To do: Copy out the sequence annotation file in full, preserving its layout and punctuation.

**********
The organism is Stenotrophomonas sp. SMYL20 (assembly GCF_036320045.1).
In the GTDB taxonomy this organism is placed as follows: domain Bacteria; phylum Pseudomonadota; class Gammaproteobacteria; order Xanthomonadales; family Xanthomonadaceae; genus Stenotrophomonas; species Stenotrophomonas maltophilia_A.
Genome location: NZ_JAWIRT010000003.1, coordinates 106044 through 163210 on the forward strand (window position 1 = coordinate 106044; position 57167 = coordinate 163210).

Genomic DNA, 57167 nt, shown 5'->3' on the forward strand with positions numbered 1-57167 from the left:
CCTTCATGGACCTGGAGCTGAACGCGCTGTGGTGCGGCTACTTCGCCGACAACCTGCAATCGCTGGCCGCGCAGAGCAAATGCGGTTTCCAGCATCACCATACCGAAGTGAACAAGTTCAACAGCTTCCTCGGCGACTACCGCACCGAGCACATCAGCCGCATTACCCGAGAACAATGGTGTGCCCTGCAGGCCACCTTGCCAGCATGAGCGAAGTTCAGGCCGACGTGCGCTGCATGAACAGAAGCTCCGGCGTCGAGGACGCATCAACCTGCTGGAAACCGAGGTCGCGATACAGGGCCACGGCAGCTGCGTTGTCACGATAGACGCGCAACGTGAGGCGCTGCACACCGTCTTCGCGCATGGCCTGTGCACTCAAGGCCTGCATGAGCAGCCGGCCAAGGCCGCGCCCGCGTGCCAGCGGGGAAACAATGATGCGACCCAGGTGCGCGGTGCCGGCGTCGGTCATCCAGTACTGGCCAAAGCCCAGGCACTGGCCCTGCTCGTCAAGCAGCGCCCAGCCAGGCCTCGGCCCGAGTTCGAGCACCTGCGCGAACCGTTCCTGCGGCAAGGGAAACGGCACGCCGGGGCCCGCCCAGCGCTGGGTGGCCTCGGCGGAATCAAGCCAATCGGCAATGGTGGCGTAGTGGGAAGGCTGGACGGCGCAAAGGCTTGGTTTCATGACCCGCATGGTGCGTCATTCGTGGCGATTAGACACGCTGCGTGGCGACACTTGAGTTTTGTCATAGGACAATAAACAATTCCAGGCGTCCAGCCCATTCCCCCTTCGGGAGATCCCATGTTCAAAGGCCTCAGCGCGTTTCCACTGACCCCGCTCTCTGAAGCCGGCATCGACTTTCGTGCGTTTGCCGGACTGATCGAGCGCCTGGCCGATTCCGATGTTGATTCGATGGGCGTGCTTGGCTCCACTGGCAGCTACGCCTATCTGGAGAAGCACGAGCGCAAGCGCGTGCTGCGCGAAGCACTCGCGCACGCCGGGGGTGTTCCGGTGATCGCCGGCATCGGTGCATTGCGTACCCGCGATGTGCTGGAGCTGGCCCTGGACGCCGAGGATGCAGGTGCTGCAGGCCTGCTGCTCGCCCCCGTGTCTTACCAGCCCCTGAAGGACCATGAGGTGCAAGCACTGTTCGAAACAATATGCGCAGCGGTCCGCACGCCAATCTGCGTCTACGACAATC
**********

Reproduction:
The organism is Stenotrophomonas sp. SMYL20 (assembly GCF_036320045.1).
In the GTDB taxonomy this organism is placed as follows: domain Bacteria; phylum Pseudomonadota; class Gammaproteobacteria; order Xanthomonadales; family Xanthomonadaceae; genus Stenotrophomonas; species Stenotrophomonas maltophilia_A.
Genome location: NZ_JAWIRT010000003.1, coordinates 106044 through 163210 on the forward strand (window position 1 = coordinate 106044; position 57167 = coordinate 163210).

Genomic DNA, 57167 nt, shown 5'->3' on the forward strand with positions numbered 1-57167 from the left:
CCTTCATGGACCTGGAGCTGAACGCGCTGTGGTGCGGCTACTTCGCCGACAACCTGCAATCGCTGGCCGCGCAGAGCAAATGCGGTTTCCAGCATCACCATACCGAAGTGAACAAGTTCAACAGCTTCCTCGGCGACTACCGCACCGAGCACATCAGCCGCATTACCCGAGAACAATGGTGTGCCCTGCAGGCCACCTTGCCAGCATGAGCGAAGTTCAGGCCGACGTGCGCTGCATGAACAGAAGCTCCGGCGTCGAGGACGCATCAACCTGCTGGAAACCGAGGTCGCGATACAGGGCCACGGCAGCTGCGTTGTCACGATAGACGCGCAACGTGAGGCGCTGCACACCGTCTTCGCGCATGGCCTGTGCACTCAAGGCCTGCATGAGCAGCCGGCCAAGGCCGCGCCCGCGTGCCAGCGGGGAAACAATGATGCGACCCAGGTGCGCGGTGCCGGCGTCGGTCATCCAGTACTGGCCAAAGCCCAGGCACTGGCCCTGCTCGTCAAGCAGCGCCCAGCCAGGCCTCGGCCCGAGTTCGAGCACCTGCGCGAACCGTTCCTGCGGCAAGGGAAACGGCACGCCGGGGCCCGCCCAGCGCTGGGTGGCCTCGGCGGAATCAAGCCAATCGGCAATGGTGGCGTAGTGGGAAGGCTGGACGGCGCAAAGGCTTGGTTTCATGACCCGCATGGTGCGTCATTCGTGGCGATTAGACACGCTGCGTGGCGACACTTGAGTTTTGTCATAGGACAATAAACAATTCCAGGCGTCCAGCCCATTCCCCCTTCGGGAGATCCCATGTTCAAAGGCCTCAGCGCGTTTCCACTGACCCCGCTCTCTGAAGCCGGCATCGACTTTCGTGCGTTTGCCGGACTGATCGAGCGCCTGGCCGATTCCGATGTTGATTCGATGGGCGTGCTTGGCTCCACTGGCAGCTACGCCTATCTGGAGAAGCACGAGCGCAAGCGCGTGCTGCGCGAAGCACTCGCGCACGCCGGGGGTGTTCCGGTGATCGCCGGCATCGGTGCATTGCGTACCCGCGATGTGCTGGAGCTGGCCCTGGACGCCGAGGATGCAGGTGCTGCAGGCCTGCTGCTCGCCCCCGTGTCTTACCAGCCCCTGAAGGACCATGAGGTGCAAGCACTGTTCGAAACAATATGCGCAGCGGTCCGCACGCCAATCTGCGTCTACGACAATC